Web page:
The Return Index is a tool designed to measure the severity of conditions in locations of return. Data collection for the Return Index Round 7 took place during the months of November and December 2019 across eight governorates, 38 districts and 1,754 locations in Iraq. As this round is the last of 2019, some of the changes recorded throughout the year are presented. Since the Return Index Round 2 (collected in November – December 2018), an additional 281 locations of return were assessed.
Between January 1 and December 31 2019, an increase has been observed in the numbers of returnees in all categories of severity due to the overall increase in the total returnee caseload. The highest increase in the numbers of returnees was identified in locations with medium severity conditions. Proportions of returnees in each category have remained relatively stable as compared to the end of last year, with the proportion of returnees living in severe conditions being 12 per cent, or around 500 000 individuals.
In terms of conditions related to livelihoods and basic services (Scale 1 of the Return Index), a significant increase was observed in the numbers of returnees living in locations with low severity conditions, accompanied by a decrease in locations with medium severity since December 2018. An increase has also been observed in the numbers of returnees in all categories of severity related to social cohesion and safety perceptions (Scale 2 of the Return Index), with an increase of 48,696 returnees living in severe or poor conditions. These changes mainly reflect the fact that additional locations of return were assessed during 2019, most of them in rural areas.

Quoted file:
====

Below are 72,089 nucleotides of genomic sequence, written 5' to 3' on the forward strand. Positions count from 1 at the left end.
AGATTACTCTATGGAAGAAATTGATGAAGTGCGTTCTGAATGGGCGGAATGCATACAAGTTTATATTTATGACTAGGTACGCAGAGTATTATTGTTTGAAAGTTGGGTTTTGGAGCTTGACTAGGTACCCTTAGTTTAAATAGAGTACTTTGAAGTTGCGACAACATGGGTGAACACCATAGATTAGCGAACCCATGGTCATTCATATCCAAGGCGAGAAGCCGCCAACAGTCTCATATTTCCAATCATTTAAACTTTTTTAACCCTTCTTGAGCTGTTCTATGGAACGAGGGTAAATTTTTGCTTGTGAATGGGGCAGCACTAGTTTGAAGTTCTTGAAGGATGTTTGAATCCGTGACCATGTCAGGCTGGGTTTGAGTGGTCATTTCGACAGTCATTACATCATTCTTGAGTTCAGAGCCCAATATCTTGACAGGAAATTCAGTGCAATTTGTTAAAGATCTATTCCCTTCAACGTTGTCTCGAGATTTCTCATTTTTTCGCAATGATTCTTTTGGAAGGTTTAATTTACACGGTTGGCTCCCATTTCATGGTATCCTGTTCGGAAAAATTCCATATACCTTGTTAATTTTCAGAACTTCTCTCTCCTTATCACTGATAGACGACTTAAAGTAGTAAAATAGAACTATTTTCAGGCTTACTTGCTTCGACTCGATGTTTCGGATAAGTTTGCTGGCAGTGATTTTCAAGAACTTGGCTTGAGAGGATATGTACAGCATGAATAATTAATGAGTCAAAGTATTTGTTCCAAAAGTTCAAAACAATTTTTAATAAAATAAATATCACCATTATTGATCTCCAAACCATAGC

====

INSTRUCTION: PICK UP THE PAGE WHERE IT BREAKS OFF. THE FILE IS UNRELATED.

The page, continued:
RETURNEE POPULATION IN SEVERE CONDITIONS
Out of the 1,754 return locations assessed, 293 present severe conditions, hosting 12 per cent of the returnee population, or 522,090 individuals.
Salah al-Din and Ninewa are the governorates hosting the highest number of returnees living in severe conditions, with 198,450 and 173,724 individuals respectively.
Salah al-Din and Diyala host the highest proportions of returnees living in severe conditions (30% and 18% respectively).
A comparison of locations assessed in Round 2 (collected in November – December 2018) and Round 7 (collected in November – December 2019) reveals that the proportion of returnees living in severe conditions has remained relatively stable. This consistency suggests a lack of improvement in conditions in the locations of return overall, despite variation across the governorates.
Decreases in the proportion of returnees living in severe conditions were observed in Kirkuk, Anbar and Diyala, due to decreases in indicators related to livelihoods and basic services. By contrast, Baghdad witnessed an increase in the proportion of returnees in severe conditions since December 2018.
In terms of indicators related to social cohesion and safety perceptions, decreases in the proportion of returnees living in severe conditions were identified in Salah al-Din, Baghdad and Diyala, and an increase was noted in Anbar.